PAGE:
Balanchine is clearly where this company ‘starts’, the lode stone for American neo-classical dance, so it was apt to open Programme One with his Divertimento No.15, a delightful work in which the Balanchine took on the challenge of choreographing to Mozart (the siren call of the Lorelei to most unwary choreographers) and just about got away with it. Karinska’s hideously dated and mimsy costuming apart (baby blue and lemon posset are not flattering), the ballet sings its way through the music, its chief glory being the variations section which sees Balanchine release a cascade of delightful enchaînements, culminating in the filigree whizz of the final variation, here performed with both poise and wit by the most excellent Maria Kotchetkova. Of the three men, Gennadi Nedvigin impressed with his clean line and academically pure approach to his steps. Alas, matters were less happy in the pit as the orchestra wrestled with the Mozart and lost, giving too much accuracy to the title ‘scratch band’.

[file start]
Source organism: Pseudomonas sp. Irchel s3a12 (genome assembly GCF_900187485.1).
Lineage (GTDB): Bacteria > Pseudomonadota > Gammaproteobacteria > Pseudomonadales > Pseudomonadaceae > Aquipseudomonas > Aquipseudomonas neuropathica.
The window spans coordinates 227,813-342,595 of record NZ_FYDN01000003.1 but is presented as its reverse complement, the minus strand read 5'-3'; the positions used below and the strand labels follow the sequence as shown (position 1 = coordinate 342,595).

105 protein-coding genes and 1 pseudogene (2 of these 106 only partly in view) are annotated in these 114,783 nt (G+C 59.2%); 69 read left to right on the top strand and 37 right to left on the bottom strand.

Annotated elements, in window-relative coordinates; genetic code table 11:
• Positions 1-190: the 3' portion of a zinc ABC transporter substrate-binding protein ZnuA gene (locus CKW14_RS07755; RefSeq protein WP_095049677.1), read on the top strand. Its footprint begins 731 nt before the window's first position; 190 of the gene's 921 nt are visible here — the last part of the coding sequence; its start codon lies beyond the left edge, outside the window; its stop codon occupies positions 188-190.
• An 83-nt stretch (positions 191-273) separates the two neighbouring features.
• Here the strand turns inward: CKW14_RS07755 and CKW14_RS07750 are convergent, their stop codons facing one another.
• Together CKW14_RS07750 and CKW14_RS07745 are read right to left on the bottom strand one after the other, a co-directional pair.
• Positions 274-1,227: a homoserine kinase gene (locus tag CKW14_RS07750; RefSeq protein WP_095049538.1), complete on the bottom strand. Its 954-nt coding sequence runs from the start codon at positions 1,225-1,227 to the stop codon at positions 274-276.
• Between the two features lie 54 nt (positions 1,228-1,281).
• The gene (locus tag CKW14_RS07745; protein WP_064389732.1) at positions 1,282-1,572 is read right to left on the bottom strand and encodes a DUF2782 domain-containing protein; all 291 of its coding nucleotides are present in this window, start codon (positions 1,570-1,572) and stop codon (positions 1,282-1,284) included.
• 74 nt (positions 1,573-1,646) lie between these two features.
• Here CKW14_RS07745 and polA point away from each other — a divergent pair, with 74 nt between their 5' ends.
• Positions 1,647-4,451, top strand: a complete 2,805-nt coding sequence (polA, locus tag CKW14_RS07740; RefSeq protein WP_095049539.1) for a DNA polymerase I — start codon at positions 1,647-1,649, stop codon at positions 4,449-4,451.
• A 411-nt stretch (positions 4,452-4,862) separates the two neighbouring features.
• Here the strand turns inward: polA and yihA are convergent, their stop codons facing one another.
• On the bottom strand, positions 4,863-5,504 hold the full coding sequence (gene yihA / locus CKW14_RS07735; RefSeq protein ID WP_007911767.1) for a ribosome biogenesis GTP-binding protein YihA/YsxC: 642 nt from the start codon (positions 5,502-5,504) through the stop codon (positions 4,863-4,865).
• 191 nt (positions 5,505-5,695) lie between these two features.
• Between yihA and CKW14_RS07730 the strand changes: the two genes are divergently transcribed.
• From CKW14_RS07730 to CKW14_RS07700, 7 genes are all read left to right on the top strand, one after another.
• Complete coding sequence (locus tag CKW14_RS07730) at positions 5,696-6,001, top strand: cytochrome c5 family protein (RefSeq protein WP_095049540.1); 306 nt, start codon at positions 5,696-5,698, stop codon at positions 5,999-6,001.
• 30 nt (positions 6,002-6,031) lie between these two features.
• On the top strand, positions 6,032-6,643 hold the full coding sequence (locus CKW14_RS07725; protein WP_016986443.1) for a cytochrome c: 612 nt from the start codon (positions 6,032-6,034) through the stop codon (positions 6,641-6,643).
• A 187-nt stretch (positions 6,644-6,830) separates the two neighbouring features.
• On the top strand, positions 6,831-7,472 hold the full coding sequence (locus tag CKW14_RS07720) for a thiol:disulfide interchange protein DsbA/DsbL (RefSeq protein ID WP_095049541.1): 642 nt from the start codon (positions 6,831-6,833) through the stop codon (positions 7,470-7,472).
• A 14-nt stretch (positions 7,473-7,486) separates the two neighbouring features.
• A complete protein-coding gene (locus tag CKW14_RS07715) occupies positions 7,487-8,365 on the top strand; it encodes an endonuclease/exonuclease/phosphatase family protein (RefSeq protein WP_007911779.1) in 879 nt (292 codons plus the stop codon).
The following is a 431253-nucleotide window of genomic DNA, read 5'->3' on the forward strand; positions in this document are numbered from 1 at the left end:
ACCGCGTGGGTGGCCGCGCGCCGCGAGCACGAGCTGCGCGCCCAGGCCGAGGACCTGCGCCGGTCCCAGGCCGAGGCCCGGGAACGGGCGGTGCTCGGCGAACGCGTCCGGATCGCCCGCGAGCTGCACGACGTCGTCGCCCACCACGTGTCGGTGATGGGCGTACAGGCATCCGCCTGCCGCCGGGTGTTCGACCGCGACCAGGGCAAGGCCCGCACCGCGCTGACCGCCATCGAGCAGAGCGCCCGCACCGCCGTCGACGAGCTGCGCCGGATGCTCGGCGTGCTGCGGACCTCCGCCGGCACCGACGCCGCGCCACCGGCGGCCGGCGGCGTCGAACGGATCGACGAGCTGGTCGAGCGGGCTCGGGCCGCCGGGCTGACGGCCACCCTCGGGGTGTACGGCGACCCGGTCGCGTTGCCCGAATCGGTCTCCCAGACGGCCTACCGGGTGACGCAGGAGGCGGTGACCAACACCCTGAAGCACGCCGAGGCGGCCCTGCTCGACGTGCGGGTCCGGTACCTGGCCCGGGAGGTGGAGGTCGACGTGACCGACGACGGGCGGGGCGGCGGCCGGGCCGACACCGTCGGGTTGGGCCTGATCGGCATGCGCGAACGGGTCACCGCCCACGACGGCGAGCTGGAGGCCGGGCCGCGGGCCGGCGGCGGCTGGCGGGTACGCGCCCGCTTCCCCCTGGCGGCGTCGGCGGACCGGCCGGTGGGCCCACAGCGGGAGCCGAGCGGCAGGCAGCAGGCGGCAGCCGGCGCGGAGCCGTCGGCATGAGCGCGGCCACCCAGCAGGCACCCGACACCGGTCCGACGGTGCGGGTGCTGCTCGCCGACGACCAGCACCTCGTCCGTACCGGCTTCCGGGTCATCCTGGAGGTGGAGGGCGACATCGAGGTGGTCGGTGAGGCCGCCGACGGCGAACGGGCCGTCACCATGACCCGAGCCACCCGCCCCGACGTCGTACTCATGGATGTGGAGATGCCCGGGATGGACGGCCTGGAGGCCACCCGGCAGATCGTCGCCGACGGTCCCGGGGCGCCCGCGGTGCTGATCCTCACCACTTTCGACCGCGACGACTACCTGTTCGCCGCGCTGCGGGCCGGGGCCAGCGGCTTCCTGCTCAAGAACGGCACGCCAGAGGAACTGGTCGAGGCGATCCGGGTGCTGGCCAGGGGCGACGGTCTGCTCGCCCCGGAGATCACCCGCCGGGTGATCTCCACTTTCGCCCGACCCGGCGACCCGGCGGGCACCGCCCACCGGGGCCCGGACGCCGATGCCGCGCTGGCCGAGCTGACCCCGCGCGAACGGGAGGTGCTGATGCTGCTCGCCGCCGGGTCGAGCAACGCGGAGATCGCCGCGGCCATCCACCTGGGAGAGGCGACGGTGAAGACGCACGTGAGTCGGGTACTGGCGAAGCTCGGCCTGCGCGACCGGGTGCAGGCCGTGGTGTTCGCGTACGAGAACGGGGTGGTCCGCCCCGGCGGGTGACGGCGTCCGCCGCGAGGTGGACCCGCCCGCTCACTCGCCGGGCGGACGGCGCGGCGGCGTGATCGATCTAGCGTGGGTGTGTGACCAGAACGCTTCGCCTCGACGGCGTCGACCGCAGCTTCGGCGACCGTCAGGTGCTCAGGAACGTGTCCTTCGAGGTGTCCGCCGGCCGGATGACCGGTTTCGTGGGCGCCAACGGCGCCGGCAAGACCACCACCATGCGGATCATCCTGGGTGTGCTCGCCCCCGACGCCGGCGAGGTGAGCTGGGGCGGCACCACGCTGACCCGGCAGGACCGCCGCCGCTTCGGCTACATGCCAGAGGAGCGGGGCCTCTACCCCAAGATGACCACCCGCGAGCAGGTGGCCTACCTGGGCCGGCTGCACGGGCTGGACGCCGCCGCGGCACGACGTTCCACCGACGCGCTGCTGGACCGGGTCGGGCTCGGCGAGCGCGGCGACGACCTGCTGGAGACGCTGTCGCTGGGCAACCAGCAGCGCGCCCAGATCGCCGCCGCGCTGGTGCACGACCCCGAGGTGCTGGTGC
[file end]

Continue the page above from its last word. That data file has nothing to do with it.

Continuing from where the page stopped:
Sofiane Sylve and Tiit Helimets in Liang’s Symphonic Dances. ©Erik Tomasson

The orchestra, considerably beefed up with brass and percussion, were far happier in the lushness of Rachmaninov’s Symphonic Dances. Indeed, its playing under Martin West was impassioned and idiomatic. It is glorious music, so it was a disappointment not to see glorious choreography. Edwaard Liang, ex-New York City Ballet soloist, is trying his hand at making ballets and should desist. In the face of the crashing waves of Rachmaninov, he has little if anything to say, except choreography by the yard and the insistence that the dancers adopt that far-away look into the back of the First Circle that indicates yearning or desire or loss or whatever. Musically, his treatment is naïve and, at times, cuts directly across the rhythmic pulse. Three pas de deux are separated by mass calisthenics by a russet-clad corps, whereas our doughty soloists are kitted out in apricot cream. Lighting is excellent, but, also, alas, highlights the choreography all too efficiently. Duets are of the grappling, hoisting variety, the three ladies manhandled in the most unflattering manner into some of the ugliest positions imaginable. It is a prime example of the ‘gusset-splitting’ school of pas de deux work – Maria Kochetkova surmounted all of this nonsense and caught the eye, as did the Amazonian Sofiane Sylve. Nevertheless, Symphonic Dances is best avoided.